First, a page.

GG All schools of psychoanalysis devote a good deal of thought to the nature and question of hidden identities. Freud, Jung and Lacan continually return to discussion on the literal or subliminal significance of names. The act of naming signals an intention. With branding, the name is never manipulated. To name is to inevitably translate, and often to betray that which was not meant to be discovered.

HH The choice of typography and its associated symbols occurs in the natural order of design, that is subsequently, arriving at a set of mnemonic keys. It is most often tested in the final moments of engagement, but as validated by Malcolm Gladwell in his book entitled Blink, the client recognizes the signal in an instant. The brand adviser waits until the client exclaims, without too much justification, ‘Yes, that’s certainly us.’ Again, no conspiracy possible, just a clear feeling of identification.

II To this we add the notorious practice of determining an entity’s values. The difficulty falls much more in the direction of laziness, of a certain unanimity in the temptation to lie. Most of the time our role is to encourage the customer into selecting specific values the brand will express. The risk is the adoption of a bunch of hollow words, an accusation generally leveled at competitors whose catch phrases are often engraved on slabs of marble in the lobbies of US companies. A list of values, seemingly endless, not binding, and demonstrating concerns mainly designed to show others who we believe we are. This is the key: branding requires disclosure. To make an effective brand you must agree to deliver.

JJ Branding compared to a mobile by Alexander Calder
Branding is an exact science, but neither truth nor lie can figure in it. The slightest false move is clearly visible. Thomas Gad analyses this phenomenon in his book entitled 4-D Branding, with a scheme that employs analysis of four dimensions. He describes branding as an unstable balance, living between four poles and connected by two perpendicular axes. One axis shows the functional dimension relative to the spiritual dimension; the other shows the social dimension relative to the mental dimension. A complementary visualization would be to consider branding like a mobile by Calder, consisting of a series of branches, all linked. If any of these branches is modified, the entire mobile as a whole is affected. All these branches will be fully aligned over time with the identity of the whole (‘the brand’). This metaphor describes a mobile’s resilient architecture, one which is much like a well-researched brand’s. It absorbs the movements of its ecosystem in a dynamic manner, then invariably returns to its original position.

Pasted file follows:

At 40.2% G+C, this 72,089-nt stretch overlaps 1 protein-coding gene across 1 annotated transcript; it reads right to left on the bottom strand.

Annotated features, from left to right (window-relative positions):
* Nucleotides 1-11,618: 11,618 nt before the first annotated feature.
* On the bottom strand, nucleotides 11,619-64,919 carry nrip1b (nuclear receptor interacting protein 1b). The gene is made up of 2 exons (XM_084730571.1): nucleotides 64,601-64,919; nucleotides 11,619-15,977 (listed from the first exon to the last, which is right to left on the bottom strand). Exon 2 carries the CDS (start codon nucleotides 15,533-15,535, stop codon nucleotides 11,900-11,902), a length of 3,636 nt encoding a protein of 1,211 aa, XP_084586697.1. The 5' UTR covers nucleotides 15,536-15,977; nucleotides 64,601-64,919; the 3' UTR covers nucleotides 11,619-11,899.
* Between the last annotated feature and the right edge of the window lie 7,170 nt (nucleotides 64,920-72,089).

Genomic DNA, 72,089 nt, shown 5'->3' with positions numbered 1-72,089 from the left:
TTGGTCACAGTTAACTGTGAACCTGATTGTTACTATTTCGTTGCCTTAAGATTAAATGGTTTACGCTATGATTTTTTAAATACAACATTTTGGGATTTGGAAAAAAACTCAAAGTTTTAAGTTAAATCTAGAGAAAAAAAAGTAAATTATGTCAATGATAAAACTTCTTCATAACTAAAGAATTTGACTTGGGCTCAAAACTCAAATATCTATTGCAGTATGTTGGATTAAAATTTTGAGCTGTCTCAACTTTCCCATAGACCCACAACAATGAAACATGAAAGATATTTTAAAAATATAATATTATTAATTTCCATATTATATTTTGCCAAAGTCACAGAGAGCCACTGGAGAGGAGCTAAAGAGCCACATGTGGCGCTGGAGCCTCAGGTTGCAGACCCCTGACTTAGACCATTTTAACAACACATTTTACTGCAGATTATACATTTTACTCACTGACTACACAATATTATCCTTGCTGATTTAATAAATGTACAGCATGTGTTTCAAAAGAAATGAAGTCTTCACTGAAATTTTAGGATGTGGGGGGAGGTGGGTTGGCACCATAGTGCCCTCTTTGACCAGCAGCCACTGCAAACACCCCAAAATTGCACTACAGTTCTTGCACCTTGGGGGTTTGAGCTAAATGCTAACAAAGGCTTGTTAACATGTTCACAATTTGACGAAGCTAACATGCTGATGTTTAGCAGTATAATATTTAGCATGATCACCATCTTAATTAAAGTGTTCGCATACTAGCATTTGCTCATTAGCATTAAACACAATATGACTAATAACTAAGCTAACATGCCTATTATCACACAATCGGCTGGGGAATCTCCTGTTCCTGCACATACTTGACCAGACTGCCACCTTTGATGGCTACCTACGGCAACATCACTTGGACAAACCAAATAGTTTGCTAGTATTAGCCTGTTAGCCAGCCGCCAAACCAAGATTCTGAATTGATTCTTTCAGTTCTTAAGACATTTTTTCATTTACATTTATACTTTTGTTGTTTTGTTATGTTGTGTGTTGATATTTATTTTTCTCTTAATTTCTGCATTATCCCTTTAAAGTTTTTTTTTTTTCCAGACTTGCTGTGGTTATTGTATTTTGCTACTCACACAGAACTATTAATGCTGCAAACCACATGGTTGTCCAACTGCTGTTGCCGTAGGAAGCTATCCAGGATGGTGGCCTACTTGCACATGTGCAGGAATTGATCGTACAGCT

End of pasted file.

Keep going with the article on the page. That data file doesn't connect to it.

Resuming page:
KK Sign language requires the skill of a bomb disposal expert. Anyone who cheats will sooner or later step on the very landmine he has placed. It doesn’t happen in a dramatic revelation like, ‘It’s a scandal that company isn’t what it claims to be, and their whole approach to branding is complicit in the deception!’ Rather, perception recognises a form of systemic failure. The principle of dynamic branding affects the entire company. A sincere and consistent branding programme directs the marketing strategy, inspires innovation, unites staff, while it reassures the President and Executive Committee. Nothing escapes the brand. The risk from an attempted manipulation is that no positive contributions are carried out. The active principle of branding no longer works and the client is at worst the victim of an unreliable, poorly designed and inadequate campaign.

LL A brand is both a reflection of the present and a promise for the future. From that dichotomy comes the misunderstanding, causing stakeholders to believe either that the reflection is not sufficiently accurate or that the promise will never be fulfilled. A good brand settles itself perfectly equidistant from the two ideas. An overdone descriptive fixed to the present prevents the brand from evolving. Investing too deeply in the promise, a pretentious outburst is betrayed, a weakness created. The brand consultant needs to be vigilant with such fine-tuning, free from obscure intentions in the practice of his profession, instead attentively gardening, with brand solutions elegantly arrived at, built over long years to achieve a sincere likeness. It is beautiful and appetizing brand identities like these which the Medinge Group has chosen to honour since 2004 with their annual Brands with a Conscience award.

* Here Pierre d’Huy employs the French expression ‘l’arroseur arrosé’, literally, ‘the sprinkler sprinkled’. He originally indicated this would be the article title, but has since retitled the essay, ‘Nul ne peut se jouer avec les signes’, literally, ‘Nobody can play with the signs’.

Pierre d’HuyWho’s kidding who?